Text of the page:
Updated: Apr 28
It has been another great week out in our gardens and outside spaces. We all have been out doing things and I hear that the seeds and mini plug plants that you have ordered are starting to arrive. The homeschooling sunflower competition is taking off. I still have some seeds to swop if anyone is interested. I am offering to plant and germinate the seeds and will deliver them when we are allowed out and about again.
Again, this week I have been watching the wildlife that is coming in to the garden. The squirrels have given up trying to come in for the bird food, I have spotted a few in the morning, on the ground looking for some of those oak, walnuts and hazelnut nuts they buried in my garden last autumn. I have been weeding the seedlings out every week since the 1st January. I am still finding a huge number of baby trees in and around the garden. What has surprised me is the walnuts, I can tell they are walnuts by the seed casing the squirrels buried with them - I am not sure where they are coming from!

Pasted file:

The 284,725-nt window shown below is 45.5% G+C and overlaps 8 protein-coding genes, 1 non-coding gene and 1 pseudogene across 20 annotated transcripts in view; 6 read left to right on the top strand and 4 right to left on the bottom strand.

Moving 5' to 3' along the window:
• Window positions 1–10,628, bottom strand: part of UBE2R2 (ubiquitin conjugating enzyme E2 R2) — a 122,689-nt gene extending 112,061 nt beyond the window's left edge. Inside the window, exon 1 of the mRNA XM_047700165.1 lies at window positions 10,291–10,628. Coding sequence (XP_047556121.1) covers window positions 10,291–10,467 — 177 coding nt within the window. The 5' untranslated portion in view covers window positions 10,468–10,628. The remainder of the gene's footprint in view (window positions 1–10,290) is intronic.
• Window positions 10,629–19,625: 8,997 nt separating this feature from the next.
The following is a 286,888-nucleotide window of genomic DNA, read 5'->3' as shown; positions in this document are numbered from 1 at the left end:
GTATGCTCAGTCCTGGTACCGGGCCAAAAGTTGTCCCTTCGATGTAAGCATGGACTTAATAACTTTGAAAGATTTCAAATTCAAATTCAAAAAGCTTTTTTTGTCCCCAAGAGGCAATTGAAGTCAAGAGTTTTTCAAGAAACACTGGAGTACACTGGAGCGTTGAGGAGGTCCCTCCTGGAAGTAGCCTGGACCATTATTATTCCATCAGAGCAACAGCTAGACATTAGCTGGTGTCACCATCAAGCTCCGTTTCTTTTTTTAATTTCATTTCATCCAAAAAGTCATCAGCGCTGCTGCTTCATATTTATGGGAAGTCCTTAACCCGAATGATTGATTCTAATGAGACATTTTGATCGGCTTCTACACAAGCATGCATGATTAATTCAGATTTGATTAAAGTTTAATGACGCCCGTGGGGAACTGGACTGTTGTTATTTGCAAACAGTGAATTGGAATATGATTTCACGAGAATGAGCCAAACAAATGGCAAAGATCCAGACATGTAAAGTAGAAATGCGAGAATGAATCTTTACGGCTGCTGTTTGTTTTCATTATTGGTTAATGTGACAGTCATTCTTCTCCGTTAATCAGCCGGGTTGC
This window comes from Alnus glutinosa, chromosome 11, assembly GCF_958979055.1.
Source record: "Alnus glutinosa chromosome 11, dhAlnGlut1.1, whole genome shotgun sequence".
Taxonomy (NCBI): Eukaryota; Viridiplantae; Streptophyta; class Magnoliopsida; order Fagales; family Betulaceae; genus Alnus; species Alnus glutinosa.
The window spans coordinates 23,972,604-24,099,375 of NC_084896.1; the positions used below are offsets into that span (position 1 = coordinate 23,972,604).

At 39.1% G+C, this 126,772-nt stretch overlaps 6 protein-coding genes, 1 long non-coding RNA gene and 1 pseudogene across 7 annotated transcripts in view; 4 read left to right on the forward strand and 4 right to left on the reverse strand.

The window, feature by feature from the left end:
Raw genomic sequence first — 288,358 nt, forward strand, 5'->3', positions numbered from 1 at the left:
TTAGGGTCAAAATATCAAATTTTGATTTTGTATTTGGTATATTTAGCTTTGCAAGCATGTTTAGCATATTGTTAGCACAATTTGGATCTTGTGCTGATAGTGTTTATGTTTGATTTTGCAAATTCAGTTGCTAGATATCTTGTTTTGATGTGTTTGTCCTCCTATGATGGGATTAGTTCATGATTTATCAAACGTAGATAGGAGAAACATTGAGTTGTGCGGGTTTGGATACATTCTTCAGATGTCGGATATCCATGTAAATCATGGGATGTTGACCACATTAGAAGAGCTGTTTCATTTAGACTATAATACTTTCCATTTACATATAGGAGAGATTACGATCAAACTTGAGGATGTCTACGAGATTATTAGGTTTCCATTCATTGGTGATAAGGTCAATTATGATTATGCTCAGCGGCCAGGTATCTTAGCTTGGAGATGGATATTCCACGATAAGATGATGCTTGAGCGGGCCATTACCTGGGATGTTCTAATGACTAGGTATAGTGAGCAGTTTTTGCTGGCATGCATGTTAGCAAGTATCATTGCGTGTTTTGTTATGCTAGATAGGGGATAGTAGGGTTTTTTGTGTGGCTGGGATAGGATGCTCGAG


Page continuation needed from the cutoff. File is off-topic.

The magpies have won the war with the jackdaws. The jackdaws have stopped coming in to the garden altogether. The magpies come to the top of the fence and then fly to the opposite fence in a low shallow u shape. However, they are not landing in the garden. This means that the food I have put out in the bird feeding station is now reaching the Blue Tits, Great Tits, Robins, House Sparrows and Wren.
Although I haven't seen huge clouds fo insects I know they have been because the cherry trees, the plum tree, blackcurrants and gooseberries have all been pollinated.
However, I have seen the slugs and snails, they are very busy at this time of the year. Slugs are generally active when plants start to grow and soil temperature is over 5 degrees C. Young slugs tend to stay underground, feeding on decaying organic matter developing unseen and waiting for young seedlings to be planted. They breed all year round with two overlapping generations. Their peak egg laying times are between March and April and then again between September and October. I have been protecting the seedlings with nematodes. Nematodes are naturally occurring microscopic worms already present in the soil. They attack the slugs by entering natural body opening of the slug, once inside the stop the slug feeding. They love slug eggs, so I have been out with the nematodes and watering can and busy protecting the seedlings this week.